In the Journals

Slightly asymmetric lighting offers best photographic results for rhinoplasty results

Slightly asymmetric lighting leads to better detailed rendition and 3-dimensionality of the nose, according to Aesthetic Surgery Journal.

Researchers tested seven lighting arrangements among a small group of aesthetic rhinoplasty patients.

They compared photographs of each lighting arrangement to evaluate photographic reproduction of the nasal anatomy, disturbing shadowing, 3-dimensionality and changes in nasal shape.

The classic symmetric quarter-light arrangement (flash-flash distance of 4 m and object-flash angle of about 45 degrees) showed limited detail rendition and reduced 3-dimensionality, when compared with asymmetric lighting.

Using a light reflector or an additional ring flash to increase asymmetric light led to improved detail rendition and 3-dimensionality and slightly increased shadowing.

A frontal light arrangement lacked 3-dimensionality and led to bad reproductions of the anatomic details of the nose. Strong asymmetric lighting increased shadowing and produced bias.

The researchers suggest that photographic documentation of the nose from the frontal and the oblique views are most important because these are the views a patient normally sees. The oblique angle aids in showing asymmetries of the bridge of the nose.

Asymmetric lighting improves 3-dimensionality and detail rendition by increasing contrast, according to researchers.

They suggest duplicate frontal documentation of the nose with asymmetric lighting, once with asymmetric light from the right side and once with asymmetric light from the left side. – by Abigail Sutton

Disclosure: The researchers reported no relevant financial disclosures.

Slightly asymmetric lighting leads to better detailed rendition and 3-dimensionality of the nose, according to Aesthetic Surgery Journal.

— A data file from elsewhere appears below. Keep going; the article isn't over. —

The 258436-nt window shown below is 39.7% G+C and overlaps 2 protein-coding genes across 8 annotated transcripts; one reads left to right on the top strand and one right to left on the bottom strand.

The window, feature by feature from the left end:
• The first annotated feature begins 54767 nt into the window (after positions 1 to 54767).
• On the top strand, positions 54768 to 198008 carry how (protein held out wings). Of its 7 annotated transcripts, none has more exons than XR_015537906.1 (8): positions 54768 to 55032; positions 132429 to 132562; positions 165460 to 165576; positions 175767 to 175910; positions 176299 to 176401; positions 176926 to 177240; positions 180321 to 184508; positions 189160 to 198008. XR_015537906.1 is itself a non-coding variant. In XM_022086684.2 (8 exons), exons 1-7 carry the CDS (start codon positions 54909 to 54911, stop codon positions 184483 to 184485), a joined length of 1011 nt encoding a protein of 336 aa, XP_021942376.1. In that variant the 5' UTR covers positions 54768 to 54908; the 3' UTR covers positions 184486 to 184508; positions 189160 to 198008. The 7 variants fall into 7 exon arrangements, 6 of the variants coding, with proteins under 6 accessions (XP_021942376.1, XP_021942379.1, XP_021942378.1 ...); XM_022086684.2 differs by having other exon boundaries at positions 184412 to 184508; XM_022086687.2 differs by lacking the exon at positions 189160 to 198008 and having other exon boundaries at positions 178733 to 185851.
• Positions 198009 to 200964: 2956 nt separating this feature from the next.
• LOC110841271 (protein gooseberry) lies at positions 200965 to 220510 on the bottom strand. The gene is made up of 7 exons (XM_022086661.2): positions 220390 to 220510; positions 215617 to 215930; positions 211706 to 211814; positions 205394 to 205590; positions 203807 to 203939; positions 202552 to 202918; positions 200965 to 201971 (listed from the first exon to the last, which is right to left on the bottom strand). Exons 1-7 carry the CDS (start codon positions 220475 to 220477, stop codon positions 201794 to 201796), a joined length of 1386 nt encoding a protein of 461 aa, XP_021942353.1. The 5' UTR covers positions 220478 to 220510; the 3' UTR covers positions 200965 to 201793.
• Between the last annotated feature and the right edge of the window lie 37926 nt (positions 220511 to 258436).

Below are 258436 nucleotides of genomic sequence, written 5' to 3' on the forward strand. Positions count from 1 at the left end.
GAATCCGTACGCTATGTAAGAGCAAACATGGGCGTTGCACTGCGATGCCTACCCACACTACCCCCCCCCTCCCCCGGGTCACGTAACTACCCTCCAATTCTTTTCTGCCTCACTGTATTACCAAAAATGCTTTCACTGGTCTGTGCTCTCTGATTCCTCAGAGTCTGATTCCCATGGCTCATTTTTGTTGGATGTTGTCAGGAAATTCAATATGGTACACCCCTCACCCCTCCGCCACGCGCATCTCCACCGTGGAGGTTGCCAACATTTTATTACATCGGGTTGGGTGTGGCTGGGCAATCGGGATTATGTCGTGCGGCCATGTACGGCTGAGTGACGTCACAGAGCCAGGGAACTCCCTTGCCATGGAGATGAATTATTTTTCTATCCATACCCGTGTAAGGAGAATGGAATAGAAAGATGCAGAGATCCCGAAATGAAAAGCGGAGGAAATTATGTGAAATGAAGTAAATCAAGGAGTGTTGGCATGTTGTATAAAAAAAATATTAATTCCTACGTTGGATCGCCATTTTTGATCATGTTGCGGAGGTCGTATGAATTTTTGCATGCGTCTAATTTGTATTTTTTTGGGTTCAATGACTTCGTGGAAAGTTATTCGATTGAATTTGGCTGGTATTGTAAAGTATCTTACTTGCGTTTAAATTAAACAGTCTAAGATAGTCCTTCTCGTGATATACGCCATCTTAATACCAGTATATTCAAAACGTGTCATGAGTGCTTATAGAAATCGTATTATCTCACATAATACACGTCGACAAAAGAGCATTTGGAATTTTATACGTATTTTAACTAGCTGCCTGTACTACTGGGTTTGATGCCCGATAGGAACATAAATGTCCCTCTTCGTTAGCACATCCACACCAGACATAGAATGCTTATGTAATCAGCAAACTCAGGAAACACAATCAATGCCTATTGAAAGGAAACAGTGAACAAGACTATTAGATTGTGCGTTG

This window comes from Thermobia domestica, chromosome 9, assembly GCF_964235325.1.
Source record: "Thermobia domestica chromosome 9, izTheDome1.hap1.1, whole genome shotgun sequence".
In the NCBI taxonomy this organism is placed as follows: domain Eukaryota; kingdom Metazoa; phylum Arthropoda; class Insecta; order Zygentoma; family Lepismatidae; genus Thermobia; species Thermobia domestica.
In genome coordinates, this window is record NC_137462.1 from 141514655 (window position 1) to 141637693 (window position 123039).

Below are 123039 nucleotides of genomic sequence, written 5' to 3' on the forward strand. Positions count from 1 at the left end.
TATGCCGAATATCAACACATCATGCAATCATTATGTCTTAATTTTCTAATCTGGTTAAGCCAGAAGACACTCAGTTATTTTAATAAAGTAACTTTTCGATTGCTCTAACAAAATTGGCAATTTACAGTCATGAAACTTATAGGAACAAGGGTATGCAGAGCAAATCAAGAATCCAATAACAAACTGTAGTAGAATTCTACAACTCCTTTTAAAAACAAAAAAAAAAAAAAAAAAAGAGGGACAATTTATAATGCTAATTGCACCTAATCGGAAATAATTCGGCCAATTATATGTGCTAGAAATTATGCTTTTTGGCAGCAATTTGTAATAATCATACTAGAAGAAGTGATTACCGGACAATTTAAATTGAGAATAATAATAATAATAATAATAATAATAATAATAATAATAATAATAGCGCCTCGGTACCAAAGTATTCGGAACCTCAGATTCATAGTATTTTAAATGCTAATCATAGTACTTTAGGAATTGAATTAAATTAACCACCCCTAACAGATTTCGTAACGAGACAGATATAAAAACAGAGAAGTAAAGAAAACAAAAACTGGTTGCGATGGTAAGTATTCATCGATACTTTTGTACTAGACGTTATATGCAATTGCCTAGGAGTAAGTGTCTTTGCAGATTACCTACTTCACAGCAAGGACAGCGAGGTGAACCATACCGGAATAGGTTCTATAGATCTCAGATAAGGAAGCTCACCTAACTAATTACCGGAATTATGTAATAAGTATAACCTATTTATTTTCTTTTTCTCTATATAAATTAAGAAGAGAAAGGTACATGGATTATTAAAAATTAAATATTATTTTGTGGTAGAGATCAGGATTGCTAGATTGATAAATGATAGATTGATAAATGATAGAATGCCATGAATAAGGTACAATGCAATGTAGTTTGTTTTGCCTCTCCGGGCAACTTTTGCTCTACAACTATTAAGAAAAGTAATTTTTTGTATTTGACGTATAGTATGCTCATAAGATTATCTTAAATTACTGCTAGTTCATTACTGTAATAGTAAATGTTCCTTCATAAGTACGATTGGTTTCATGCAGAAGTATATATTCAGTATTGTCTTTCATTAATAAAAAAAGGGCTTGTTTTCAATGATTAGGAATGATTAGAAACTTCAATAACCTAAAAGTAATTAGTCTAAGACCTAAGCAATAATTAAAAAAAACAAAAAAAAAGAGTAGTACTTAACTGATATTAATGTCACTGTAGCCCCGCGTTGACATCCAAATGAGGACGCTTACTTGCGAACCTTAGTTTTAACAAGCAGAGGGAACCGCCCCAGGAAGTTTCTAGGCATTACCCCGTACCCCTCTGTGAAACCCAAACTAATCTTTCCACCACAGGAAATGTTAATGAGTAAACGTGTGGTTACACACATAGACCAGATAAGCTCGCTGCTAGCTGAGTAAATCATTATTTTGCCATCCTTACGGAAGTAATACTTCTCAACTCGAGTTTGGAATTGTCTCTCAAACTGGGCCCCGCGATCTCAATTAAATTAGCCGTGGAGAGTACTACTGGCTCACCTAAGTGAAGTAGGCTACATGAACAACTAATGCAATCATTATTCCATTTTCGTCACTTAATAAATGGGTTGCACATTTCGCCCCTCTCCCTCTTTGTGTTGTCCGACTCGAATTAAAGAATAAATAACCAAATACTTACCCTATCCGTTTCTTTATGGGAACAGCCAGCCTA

Researchers tested seven lighting arrangements among a small group of aesthetic rhinoplasty patients.

They compared photographs of each lighting arrangement to evaluate photographic reproduction of the nasal anatomy, disturbing shadowing, 3-dimensionality and changes in nasal shape.

The classic symmetric quarter-light arrangement (flash-flash distance of 4 m and object-flash angle of about 45 degrees) showed limited detail rendition and reduced 3-dimensionality, when compared with asymmetric lighting.

Using a light reflector or an additional ring flash to increase asymmetric light led to improved detail rendition and 3-dimensionality and slightly increased shadowing.

A frontal light arrangement lacked 3-dimensionality and led to bad reproductions of the anatomic details of the nose. Strong asymmetric lighting increased shadowing and produced bias.

The researchers suggest that photographic documentation of the nose from the frontal and the oblique views are most important because these are the views a patient normally sees. The oblique angle aids in showing asymmetries of the bridge of the nose.

Asymmetric lighting improves 3-dimensionality and detail rendition by increasing contrast, according to researchers.

They suggest duplicate frontal documentation of the nose with asymmetric lighting, once with asymmetric light from the right side and once with asymmetric light from the left side. – by Abigail Sutton

Disclosure: The researchers reported no relevant financial disclosures.